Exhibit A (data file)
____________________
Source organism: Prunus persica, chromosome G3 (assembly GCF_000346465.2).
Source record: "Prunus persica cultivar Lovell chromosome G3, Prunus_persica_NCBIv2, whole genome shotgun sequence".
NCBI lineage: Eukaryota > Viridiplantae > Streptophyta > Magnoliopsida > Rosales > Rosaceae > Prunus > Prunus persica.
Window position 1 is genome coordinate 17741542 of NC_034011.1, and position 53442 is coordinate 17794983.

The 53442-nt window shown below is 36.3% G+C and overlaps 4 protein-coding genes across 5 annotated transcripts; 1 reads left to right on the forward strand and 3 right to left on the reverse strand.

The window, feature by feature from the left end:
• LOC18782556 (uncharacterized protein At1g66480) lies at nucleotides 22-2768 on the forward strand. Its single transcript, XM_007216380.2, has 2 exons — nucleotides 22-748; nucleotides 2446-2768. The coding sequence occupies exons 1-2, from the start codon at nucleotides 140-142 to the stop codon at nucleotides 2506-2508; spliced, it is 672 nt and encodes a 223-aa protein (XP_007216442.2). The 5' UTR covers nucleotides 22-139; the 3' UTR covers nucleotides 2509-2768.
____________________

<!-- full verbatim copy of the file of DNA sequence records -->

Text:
Source organism: Prunus persica, chromosome G3 (assembly GCF_000346465.2).
Source record: "Prunus persica cultivar Lovell chromosome G3, Prunus_persica_NCBIv2, whole genome shotgun sequence".
NCBI lineage: Eukaryota > Viridiplantae > Streptophyta > Magnoliopsida > Rosales > Rosaceae > Prunus > Prunus persica.
Window position 1 is genome coordinate 17741542 of NC_034011.1, and position 53442 is coordinate 17794983.

The 53442-nt window shown below is 36.3% G+C and overlaps 4 protein-coding genes across 5 annotated transcripts; 1 reads left to right on the forward strand and 3 right to left on the reverse strand.

The window, feature by feature from the left end:
• LOC18782556 (uncharacterized protein At1g66480) lies at nucleotides 22-2768 on the forward strand. Its single transcript, XM_007216380.2, has 2 exons — nucleotides 22-748; nucleotides 2446-2768. The coding sequence occupies exons 1-2, from the start codon at nucleotides 140-142 to the stop codon at nucleotides 2506-2508; spliced, it is 672 nt and encodes a 223-aa protein (XP_007216442.2). The 5' UTR covers nucleotides 22-139; the 3' UTR covers nucleotides 2509-2768.